Are TV ratings sweeps good for your health?

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From’s hometown paper, the San Antonio Express-News, via Kevin M.D.:

Oh no, I woke with a headache. Boy, do I feel tired! Does that mean I’m at risk for a stroke? I moved around extra slowly and carefully just in case.

What got me worrying was Monday night’s Tanji Patton report on WOAI’s 10 p.m. news: “A warning for women.” It told how two women suffered a stroke, out of the blue at widely different ages, one was 49; the other was 15 when she had her first, and suggested that women who show any similar health signs (like that nagging headache) might want to get their blood levels checked and consider lifestyle changes.

Yikes! I immediately made plans for earlier bedtimes and better food choices. But before doing anything drastic like throw away my chocolate bars, I remembered something. And my mind was put at ease, at least a bit. It’s one of those months, I realized, when TV news operations try to put viewers on edge, make us fearful, a bit jumpy, so as to compel us to watch their newscasts.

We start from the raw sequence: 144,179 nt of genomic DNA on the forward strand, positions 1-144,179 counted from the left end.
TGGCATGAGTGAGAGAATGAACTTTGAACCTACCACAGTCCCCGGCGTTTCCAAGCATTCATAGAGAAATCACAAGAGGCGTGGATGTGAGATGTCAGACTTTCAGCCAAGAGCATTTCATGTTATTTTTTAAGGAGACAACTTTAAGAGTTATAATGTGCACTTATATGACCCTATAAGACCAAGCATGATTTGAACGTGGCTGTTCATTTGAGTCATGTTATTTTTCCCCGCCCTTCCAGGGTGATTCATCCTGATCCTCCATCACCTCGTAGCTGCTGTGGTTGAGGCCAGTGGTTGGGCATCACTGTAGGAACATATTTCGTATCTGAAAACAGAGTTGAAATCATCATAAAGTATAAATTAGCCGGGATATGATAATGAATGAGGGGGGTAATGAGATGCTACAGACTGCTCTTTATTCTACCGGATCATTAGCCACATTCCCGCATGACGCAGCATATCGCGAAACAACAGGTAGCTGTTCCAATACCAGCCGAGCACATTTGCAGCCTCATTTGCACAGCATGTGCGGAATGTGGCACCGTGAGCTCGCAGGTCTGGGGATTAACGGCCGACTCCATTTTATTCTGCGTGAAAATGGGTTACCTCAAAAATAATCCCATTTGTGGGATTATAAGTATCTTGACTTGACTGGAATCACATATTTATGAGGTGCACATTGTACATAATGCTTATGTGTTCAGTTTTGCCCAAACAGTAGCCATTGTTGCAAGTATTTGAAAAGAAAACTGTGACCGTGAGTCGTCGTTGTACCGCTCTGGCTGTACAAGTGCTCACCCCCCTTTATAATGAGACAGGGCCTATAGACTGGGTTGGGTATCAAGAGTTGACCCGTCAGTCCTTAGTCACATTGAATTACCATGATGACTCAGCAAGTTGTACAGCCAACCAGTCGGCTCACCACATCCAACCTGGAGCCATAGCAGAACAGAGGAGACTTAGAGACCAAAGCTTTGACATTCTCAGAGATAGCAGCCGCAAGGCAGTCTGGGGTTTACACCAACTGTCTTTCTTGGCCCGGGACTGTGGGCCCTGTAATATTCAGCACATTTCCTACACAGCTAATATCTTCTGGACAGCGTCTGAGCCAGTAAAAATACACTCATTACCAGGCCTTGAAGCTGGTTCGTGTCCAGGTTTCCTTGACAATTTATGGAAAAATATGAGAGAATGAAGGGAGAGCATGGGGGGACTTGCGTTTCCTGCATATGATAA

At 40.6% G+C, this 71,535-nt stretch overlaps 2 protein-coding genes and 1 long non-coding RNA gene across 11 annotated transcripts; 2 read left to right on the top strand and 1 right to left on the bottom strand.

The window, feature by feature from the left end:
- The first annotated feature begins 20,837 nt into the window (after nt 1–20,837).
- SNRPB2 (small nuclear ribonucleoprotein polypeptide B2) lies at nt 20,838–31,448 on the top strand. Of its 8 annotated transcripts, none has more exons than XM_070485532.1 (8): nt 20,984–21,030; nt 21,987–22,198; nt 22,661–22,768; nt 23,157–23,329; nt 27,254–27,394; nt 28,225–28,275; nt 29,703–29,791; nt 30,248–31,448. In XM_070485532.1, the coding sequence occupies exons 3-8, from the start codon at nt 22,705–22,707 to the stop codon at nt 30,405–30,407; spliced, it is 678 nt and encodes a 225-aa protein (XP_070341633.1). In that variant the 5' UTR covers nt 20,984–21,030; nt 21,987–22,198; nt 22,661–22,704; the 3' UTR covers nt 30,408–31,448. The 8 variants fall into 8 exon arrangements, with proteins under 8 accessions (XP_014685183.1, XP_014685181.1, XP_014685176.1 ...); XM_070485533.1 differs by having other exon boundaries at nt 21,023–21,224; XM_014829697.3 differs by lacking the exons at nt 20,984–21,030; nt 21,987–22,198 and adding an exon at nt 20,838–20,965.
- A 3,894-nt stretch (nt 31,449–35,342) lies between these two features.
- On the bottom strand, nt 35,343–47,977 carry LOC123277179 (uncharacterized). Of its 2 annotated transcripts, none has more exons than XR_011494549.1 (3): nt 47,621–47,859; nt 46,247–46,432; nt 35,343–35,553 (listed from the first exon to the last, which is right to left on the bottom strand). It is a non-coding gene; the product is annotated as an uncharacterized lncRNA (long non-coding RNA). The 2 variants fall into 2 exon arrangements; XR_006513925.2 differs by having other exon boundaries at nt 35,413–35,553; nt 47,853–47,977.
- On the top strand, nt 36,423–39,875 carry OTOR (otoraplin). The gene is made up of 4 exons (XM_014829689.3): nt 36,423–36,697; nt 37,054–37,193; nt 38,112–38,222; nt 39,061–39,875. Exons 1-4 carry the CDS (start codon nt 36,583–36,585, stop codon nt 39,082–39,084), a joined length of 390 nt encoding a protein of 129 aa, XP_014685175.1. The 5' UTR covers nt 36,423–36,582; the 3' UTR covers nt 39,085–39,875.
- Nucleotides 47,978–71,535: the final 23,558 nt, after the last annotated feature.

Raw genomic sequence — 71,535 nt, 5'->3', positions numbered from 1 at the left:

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It’s February sweeps…

Sad but true.

About Cary Byrd

eDrugSearch founder, Cary Byrd, has been called an “e-health innovator” by MarketIntellNow, interviewed by top pharmaceutical industry journalists, invited to Matthew Holt’s Health 2.0 Conference and a Consumer Report's health summit, and highlighted on numerous health blogs. - Search. Compare. Save.

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